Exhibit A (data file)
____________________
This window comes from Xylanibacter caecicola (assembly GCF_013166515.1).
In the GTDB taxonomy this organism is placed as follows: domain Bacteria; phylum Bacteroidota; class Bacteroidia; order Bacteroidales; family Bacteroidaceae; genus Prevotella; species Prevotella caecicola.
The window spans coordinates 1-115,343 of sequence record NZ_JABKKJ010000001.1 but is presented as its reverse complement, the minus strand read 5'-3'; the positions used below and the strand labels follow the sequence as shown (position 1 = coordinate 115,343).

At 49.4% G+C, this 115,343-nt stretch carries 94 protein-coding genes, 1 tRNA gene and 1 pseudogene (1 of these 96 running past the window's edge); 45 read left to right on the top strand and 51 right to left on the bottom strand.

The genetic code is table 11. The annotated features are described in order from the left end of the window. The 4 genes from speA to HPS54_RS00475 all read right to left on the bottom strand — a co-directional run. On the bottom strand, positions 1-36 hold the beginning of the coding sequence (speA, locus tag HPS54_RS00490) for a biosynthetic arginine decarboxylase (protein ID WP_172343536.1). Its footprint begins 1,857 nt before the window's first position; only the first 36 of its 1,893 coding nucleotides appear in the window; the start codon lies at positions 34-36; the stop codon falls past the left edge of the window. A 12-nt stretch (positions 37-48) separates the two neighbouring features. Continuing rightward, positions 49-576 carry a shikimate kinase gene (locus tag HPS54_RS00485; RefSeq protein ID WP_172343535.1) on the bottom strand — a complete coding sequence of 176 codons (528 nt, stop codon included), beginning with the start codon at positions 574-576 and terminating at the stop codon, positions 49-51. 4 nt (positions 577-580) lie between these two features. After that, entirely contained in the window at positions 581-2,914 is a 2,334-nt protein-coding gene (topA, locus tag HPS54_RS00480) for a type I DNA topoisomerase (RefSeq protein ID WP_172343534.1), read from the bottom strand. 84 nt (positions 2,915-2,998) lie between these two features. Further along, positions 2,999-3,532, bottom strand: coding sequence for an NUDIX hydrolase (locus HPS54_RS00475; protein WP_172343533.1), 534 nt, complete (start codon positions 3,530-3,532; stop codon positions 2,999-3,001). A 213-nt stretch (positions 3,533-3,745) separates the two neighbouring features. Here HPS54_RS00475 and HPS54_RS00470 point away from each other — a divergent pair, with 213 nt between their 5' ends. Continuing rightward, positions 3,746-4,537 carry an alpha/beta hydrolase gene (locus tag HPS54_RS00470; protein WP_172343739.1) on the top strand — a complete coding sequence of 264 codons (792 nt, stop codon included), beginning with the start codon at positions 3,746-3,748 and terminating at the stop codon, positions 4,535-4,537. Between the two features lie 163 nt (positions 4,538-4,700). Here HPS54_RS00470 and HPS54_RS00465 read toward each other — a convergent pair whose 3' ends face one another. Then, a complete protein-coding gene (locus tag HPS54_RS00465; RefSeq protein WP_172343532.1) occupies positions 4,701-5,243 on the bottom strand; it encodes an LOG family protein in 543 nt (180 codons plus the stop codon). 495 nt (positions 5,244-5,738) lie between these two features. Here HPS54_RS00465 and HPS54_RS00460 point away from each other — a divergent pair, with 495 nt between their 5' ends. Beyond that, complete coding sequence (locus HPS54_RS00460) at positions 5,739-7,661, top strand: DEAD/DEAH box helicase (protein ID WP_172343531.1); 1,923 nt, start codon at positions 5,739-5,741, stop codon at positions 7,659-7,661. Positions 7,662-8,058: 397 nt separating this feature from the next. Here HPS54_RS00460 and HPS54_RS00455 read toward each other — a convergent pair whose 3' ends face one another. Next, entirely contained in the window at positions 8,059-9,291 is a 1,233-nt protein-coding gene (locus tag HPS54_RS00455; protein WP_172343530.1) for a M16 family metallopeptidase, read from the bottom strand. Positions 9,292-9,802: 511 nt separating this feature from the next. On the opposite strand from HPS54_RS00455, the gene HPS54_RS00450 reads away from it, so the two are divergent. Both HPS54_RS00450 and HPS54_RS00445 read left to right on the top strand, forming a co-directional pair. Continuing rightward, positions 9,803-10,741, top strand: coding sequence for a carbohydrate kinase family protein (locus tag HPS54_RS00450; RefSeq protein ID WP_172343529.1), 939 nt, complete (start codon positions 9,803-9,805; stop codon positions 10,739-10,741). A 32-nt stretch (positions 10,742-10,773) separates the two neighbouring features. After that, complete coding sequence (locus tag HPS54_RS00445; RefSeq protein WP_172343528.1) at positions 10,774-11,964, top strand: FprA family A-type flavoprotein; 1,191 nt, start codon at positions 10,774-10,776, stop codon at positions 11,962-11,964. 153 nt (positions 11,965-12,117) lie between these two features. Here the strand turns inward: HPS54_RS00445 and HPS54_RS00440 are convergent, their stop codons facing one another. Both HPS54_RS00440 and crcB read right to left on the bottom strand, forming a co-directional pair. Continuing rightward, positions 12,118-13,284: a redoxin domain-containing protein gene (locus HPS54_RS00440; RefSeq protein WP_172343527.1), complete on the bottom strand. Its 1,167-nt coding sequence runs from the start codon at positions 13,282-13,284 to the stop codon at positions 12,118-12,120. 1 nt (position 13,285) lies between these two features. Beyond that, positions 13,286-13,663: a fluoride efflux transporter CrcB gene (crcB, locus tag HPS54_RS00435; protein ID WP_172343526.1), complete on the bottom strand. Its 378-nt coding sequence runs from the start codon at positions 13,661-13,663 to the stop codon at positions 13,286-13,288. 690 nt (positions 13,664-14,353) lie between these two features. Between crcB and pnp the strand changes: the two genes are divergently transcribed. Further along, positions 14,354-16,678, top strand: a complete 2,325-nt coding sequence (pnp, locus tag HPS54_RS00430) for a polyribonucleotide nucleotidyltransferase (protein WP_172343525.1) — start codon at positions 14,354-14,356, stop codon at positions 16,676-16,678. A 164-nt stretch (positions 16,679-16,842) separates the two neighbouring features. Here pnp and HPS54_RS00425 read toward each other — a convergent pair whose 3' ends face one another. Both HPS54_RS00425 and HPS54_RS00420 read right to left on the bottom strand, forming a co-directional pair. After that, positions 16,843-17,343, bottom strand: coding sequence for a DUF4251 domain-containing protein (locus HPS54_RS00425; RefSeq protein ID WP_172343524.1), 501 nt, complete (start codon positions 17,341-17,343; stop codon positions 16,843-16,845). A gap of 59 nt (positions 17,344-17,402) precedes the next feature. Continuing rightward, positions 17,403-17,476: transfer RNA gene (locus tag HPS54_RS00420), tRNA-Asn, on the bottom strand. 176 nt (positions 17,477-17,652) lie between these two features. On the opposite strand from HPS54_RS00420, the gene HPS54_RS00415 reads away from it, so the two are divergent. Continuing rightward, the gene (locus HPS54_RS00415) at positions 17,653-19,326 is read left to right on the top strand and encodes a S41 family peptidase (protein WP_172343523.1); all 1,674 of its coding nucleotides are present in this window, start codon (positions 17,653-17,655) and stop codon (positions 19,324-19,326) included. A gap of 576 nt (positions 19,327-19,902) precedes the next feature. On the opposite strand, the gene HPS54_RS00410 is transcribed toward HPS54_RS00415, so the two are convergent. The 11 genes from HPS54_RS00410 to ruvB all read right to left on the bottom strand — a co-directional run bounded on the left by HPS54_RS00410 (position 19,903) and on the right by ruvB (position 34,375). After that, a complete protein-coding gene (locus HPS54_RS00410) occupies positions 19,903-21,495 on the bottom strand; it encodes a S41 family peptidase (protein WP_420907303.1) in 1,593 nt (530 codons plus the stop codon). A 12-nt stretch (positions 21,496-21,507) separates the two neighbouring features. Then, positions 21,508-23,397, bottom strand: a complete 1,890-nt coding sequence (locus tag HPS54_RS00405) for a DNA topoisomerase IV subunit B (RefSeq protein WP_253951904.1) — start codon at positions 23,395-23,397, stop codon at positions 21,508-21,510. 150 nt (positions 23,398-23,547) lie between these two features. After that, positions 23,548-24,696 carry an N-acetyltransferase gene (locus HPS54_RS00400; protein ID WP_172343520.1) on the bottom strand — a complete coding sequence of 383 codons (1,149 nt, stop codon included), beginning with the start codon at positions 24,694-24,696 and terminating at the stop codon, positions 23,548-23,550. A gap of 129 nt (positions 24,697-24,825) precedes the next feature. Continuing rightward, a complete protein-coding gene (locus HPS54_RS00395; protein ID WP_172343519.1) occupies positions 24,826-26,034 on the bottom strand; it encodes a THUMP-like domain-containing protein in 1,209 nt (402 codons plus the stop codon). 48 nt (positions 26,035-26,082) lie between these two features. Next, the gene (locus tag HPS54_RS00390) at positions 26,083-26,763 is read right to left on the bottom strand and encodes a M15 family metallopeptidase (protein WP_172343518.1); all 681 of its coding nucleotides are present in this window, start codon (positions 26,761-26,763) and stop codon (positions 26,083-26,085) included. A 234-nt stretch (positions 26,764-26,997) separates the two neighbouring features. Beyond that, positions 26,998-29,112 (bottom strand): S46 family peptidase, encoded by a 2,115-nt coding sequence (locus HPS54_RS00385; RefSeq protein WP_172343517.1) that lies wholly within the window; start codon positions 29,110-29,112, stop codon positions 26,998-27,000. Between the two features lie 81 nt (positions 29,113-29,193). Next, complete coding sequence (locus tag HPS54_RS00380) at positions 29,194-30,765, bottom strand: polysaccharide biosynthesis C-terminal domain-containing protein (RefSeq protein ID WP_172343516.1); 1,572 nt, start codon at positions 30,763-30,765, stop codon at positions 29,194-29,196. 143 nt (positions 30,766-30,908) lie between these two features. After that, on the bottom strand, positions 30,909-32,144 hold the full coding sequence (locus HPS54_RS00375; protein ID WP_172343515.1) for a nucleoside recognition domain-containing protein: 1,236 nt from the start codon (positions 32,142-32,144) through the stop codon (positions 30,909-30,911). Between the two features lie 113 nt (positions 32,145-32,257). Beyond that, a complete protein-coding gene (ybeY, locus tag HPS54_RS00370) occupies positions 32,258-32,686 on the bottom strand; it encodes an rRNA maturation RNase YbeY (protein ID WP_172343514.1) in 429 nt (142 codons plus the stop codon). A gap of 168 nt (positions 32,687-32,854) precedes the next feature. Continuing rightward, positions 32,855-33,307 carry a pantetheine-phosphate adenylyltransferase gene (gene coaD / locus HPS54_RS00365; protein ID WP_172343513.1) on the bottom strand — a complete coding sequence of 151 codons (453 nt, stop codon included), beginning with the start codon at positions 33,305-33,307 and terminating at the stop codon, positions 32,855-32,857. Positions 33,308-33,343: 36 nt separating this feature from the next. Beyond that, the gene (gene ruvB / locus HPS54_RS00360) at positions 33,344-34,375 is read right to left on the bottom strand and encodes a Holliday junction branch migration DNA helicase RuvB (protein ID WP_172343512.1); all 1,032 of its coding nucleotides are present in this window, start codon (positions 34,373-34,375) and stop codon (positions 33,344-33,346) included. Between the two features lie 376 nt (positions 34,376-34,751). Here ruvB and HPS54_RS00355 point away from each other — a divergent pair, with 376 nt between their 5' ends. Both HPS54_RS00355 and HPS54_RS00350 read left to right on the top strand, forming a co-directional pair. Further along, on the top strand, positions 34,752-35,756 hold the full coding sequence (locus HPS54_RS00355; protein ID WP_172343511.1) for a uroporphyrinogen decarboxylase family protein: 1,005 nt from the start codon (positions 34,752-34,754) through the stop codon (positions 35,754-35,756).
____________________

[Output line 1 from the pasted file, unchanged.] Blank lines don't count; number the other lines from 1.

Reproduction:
This window comes from Xylanibacter caecicola (assembly GCF_013166515.1).